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Film Room With Dean: Complete Breakdown Of Clemson's Win & OU Matchup

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After reviewing almost half of Clemson’s games this season it is abundantly clear that the Tigers are a talented, well-rounded team with no significant weaknesses. They are led by a quarterback who is a respected leader and profoundly better than the rum-dum quarterbacks Oklahoma faced (Incredibly, outstanding starters for OU’s top three Big 12 opponents were all hurt and unable to start -- Seth Russell at Baylor, Trevone Boykin of TCU and Mason Rudolph of OSU). Tennessee’s Joshua Dobbs was the best of the QBs OU’s defense saw, but his play does not hold a candle to what sophomore Deshaun Watson will present Mike Stoops & Company. The single biggest key for OU in this national semifinal is very simple: How well will the Sooners defend Watson’s run-pass threat?

Here are some of my notes after reviewing Clemson’s most recent game a couple of times; their 45-37 win over North Carolina in the ACC Championship:

  • The first half was sloppy for both teams. If Clemson starts like this against the Sooners, OU could have them on the run by half and be playing with a lead in the second half. But don’t bet on that.
  • Clemson excelled with a virtually new but athletic and talented defense that is statistically the best third down D in the nation. Fans around the Big 12 know the way Clemson Defensive Coordinator Brent Venables goes about his business. Always strives to disguise and confuse but not afraid to bring pressure regularly and from numerous places. Clemson lost safety T.J. Green for targeting. Green is a great tackler, but was replaced by true freshman Van Smith. Venables made the quarterback unsettled, which was the key to the first half.
  • North Carolina had completed only two passes with 3 1/2 minutes left in the first half. Baker Mayfield will have that by the end of the first possession. Carolina had some opportunities and open receivers but Johnson simply didn't execute. Clemson’s back-end played much better later in the game. I rate them as an outstanding secondary. It’s clear on film to see that corner MacKenzie Alexander (5-11, 195 So.) is special. He was one of just two defenders Venables placed on the first-team All-ACC (Shaq Lawson the other). Safety Jayron Kearse was second-team All-ACC. There’s a chance OU stud Sterling Shepard will be matched up primarily with Alexander, who was very outspoken about his disgust in the Russell Athletic Bowl with Shepard, whom he says talked trash from the moment they met on the field before the game. Some reports claim Shepard was shut down and needs to shut up if he can’t do any better than the one catch for thirteen yards he had against Alexander a year ago. But the facts are that Shepard tried to play after missing most of the second half of the season with a groin-area injury, and he simply was not himself.  Not to mention the fact that QB Trevor Knight was harassed all game long and was unable to deliver catchable balls. So I totally disregard the bowl game when assessing this ultra-important match-up. Shepard had a terrific season, is healthy, has been utilized expertly by new OC Lincoln Riley, has been better coached by Cale Gundy and Dennis Simmons and has a playmaker/QB who regularly seeks him out and is capable of getting the ball into 3’s hands short, medium and long.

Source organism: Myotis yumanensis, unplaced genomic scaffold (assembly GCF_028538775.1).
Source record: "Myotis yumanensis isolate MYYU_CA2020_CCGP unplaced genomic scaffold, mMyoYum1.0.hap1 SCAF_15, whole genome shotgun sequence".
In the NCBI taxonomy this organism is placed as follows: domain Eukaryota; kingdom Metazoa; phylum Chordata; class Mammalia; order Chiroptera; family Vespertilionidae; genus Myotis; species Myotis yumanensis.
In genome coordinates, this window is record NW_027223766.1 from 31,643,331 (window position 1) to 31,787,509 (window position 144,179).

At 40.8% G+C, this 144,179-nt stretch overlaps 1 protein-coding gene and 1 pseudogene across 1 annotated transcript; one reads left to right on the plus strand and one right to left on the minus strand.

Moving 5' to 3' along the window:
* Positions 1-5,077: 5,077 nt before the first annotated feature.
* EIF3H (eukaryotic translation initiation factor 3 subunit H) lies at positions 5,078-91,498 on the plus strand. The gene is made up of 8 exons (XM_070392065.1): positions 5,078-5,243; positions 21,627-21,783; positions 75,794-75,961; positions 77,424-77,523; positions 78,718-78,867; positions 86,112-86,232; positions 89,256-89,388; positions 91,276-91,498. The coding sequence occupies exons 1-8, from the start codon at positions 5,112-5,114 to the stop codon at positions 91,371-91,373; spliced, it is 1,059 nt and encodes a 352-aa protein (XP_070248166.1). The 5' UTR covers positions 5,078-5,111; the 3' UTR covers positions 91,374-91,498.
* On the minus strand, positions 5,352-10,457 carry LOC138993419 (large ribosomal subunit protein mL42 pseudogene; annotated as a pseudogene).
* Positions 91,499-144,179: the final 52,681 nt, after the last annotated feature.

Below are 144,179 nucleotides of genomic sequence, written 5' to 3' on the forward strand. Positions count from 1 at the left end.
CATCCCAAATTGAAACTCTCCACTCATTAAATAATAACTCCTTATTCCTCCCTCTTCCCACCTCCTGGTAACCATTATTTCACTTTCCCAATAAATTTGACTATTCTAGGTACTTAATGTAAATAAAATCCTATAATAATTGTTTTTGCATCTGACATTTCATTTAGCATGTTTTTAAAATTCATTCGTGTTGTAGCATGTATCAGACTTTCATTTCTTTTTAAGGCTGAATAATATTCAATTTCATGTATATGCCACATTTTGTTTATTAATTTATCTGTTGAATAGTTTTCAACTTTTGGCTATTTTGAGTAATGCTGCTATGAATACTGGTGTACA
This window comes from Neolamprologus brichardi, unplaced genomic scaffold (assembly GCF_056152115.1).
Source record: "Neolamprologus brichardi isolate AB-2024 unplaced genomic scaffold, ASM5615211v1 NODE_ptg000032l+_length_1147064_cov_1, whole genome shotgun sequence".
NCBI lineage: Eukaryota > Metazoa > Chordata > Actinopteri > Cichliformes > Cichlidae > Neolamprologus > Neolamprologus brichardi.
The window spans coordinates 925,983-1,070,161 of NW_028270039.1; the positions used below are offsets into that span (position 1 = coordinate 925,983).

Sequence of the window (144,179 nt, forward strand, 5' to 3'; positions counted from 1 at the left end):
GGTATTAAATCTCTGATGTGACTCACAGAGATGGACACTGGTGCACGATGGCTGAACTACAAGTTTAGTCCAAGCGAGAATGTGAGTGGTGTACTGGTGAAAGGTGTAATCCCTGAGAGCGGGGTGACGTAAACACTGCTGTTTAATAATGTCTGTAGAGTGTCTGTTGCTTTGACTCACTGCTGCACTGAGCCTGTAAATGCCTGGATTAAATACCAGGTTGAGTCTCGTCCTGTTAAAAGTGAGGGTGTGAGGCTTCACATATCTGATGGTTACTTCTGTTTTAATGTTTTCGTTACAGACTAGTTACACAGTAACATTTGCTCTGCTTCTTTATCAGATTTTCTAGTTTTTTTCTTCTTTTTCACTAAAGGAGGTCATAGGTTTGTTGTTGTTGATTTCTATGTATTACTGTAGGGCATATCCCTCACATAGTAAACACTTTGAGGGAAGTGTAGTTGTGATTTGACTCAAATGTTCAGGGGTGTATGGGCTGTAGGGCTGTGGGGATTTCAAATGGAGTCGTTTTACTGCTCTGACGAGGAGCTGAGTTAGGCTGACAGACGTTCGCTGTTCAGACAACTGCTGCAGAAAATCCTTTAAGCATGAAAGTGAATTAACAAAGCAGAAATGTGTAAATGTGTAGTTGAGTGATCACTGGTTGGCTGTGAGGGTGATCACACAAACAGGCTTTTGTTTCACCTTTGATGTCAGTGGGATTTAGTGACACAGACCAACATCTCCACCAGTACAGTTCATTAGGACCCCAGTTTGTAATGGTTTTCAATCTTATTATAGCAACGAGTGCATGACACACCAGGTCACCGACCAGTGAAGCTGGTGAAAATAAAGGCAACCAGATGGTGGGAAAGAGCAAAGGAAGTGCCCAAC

• QB Watson was not especially good in the first two quarters, including not clocking the ball on the next to last play of the half. He has five new offensive lineman who are playing well, but aren’t nearly as dominant as the fivesome OU saw in the bowl game. None is a weak-stick. All five of the lineman made either first second or third team all-conference in the ACC, with 6-5, 315 Sr. guard Eric MacLane the best of the group and the one who was named first team all league. MacLane is also very bright, articulate, a leader, and a guy who OU’s D front will have to relentlessly pound to beat. The fact that OU's front seven is much-improved and Clemson goes with five new starters makes one assume the Sooners could have a nice advantage in this all-important trench matchup. Or at least be in much better shape than they were in the bowl game.  I’d rank center Jay Guillermo as their second best O Lineman. It’s worth noting Clemson utilizes its tight end a lot; Jordan Leggett is a 6-5, 255 pound senior who was one of four Tigers named second-team All-ACC. 

  • Watson struggled when there was pressure in his face but no doubt is dazzling with an uncanny ability to run the ball under control, with terrific speed and patience while being capable of making all the throws. That being said, he did miss several open receivers in the first half. Would the Sooners consider spying on Watson periodically? I would; or at least have it in my defensive toolkit. It’s as impossible to overstate the value of Watson to Clemson as it is to overstate the value of Baker Mayfield to the Sooners. It will be vital that busts be minimized, that sure-tackling be the norm, that the secondary be sound in coverage without relying exclusively on nickel or dime, and that Mike Stoops hit Watson with exotic blitzes that have the smooth sophomore thinking about Striker off the edge, Steven Parker flying from the blind side and Charles Walker getting the killer inside rush. The Sooners realize that tendencies show Watson will have the ball in his hands on important downs with the option to pass or run. Playing fast and being in position will give Oklahoma its best shot of winning some of these battles.